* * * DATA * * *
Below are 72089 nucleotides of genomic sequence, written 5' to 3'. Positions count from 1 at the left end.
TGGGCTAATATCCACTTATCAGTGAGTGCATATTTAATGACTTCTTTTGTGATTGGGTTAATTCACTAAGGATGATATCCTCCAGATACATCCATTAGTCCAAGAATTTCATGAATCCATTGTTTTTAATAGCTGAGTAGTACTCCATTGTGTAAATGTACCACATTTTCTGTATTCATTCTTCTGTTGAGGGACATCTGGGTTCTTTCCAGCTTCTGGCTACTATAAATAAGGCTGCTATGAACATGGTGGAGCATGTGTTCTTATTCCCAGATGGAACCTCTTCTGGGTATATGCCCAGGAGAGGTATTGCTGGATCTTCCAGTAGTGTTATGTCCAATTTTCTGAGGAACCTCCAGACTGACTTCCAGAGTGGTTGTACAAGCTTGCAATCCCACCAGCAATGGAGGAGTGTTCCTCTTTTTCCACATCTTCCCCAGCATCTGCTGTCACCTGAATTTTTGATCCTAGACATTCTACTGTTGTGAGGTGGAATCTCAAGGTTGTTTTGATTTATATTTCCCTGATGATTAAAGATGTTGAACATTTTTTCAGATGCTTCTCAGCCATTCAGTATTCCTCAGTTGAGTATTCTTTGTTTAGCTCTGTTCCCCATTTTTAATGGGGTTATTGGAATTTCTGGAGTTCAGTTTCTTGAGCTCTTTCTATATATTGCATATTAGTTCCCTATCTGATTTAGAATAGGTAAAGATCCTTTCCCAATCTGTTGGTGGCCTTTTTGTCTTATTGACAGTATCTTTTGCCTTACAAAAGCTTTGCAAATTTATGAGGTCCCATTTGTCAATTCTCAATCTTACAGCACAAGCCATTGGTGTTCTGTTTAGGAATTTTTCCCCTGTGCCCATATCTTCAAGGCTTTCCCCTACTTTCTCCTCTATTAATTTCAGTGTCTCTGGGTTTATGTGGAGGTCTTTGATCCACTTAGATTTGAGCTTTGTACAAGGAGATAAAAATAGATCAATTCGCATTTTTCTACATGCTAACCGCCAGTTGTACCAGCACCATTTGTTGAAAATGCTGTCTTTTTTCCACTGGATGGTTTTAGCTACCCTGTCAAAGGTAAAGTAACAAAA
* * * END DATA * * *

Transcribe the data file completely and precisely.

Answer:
Below are 72089 nucleotides of genomic sequence, written 5' to 3'. Positions count from 1 at the left end.
TGGGCTAATATCCACTTATCAGTGAGTGCATATTTAATGACTTCTTTTGTGATTGGGTTAATTCACTAAGGATGATATCCTCCAGATACATCCATTAGTCCAAGAATTTCATGAATCCATTGTTTTTAATAGCTGAGTAGTACTCCATTGTGTAAATGTACCACATTTTCTGTATTCATTCTTCTGTTGAGGGACATCTGGGTTCTTTCCAGCTTCTGGCTACTATAAATAAGGCTGCTATGAACATGGTGGAGCATGTGTTCTTATTCCCAGATGGAACCTCTTCTGGGTATATGCCCAGGAGAGGTATTGCTGGATCTTCCAGTAGTGTTATGTCCAATTTTCTGAGGAACCTCCAGACTGACTTCCAGAGTGGTTGTACAAGCTTGCAATCCCACCAGCAATGGAGGAGTGTTCCTCTTTTTCCACATCTTCCCCAGCATCTGCTGTCACCTGAATTTTTGATCCTAGACATTCTACTGTTGTGAGGTGGAATCTCAAGGTTGTTTTGATTTATATTTCCCTGATGATTAAAGATGTTGAACATTTTTTCAGATGCTTCTCAGCCATTCAGTATTCCTCAGTTGAGTATTCTTTGTTTAGCTCTGTTCCCCATTTTTAATGGGGTTATTGGAATTTCTGGAGTTCAGTTTCTTGAGCTCTTTCTATATATTGCATATTAGTTCCCTATCTGATTTAGAATAGGTAAAGATCCTTTCCCAATCTGTTGGTGGCCTTTTTGTCTTATTGACAGTATCTTTTGCCTTACAAAAGCTTTGCAAATTTATGAGGTCCCATTTGTCAATTCTCAATCTTACAGCACAAGCCATTGGTGTTCTGTTTAGGAATTTTTCCCCTGTGCCCATATCTTCAAGGCTTTCCCCTACTTTCTCCTCTATTAATTTCAGTGTCTCTGGGTTTATGTGGAGGTCTTTGATCCACTTAGATTTGAGCTTTGTACAAGGAGATAAAAATAGATCAATTCGCATTTTTCTACATGCTAACCGCCAGTTGTACCAGCACCATTTGTTGAAAATGCTGTCTTTTTTCCACTGGATGGTTTTAGCTACCCTGTCAAAGGTAAAGTAACAAAA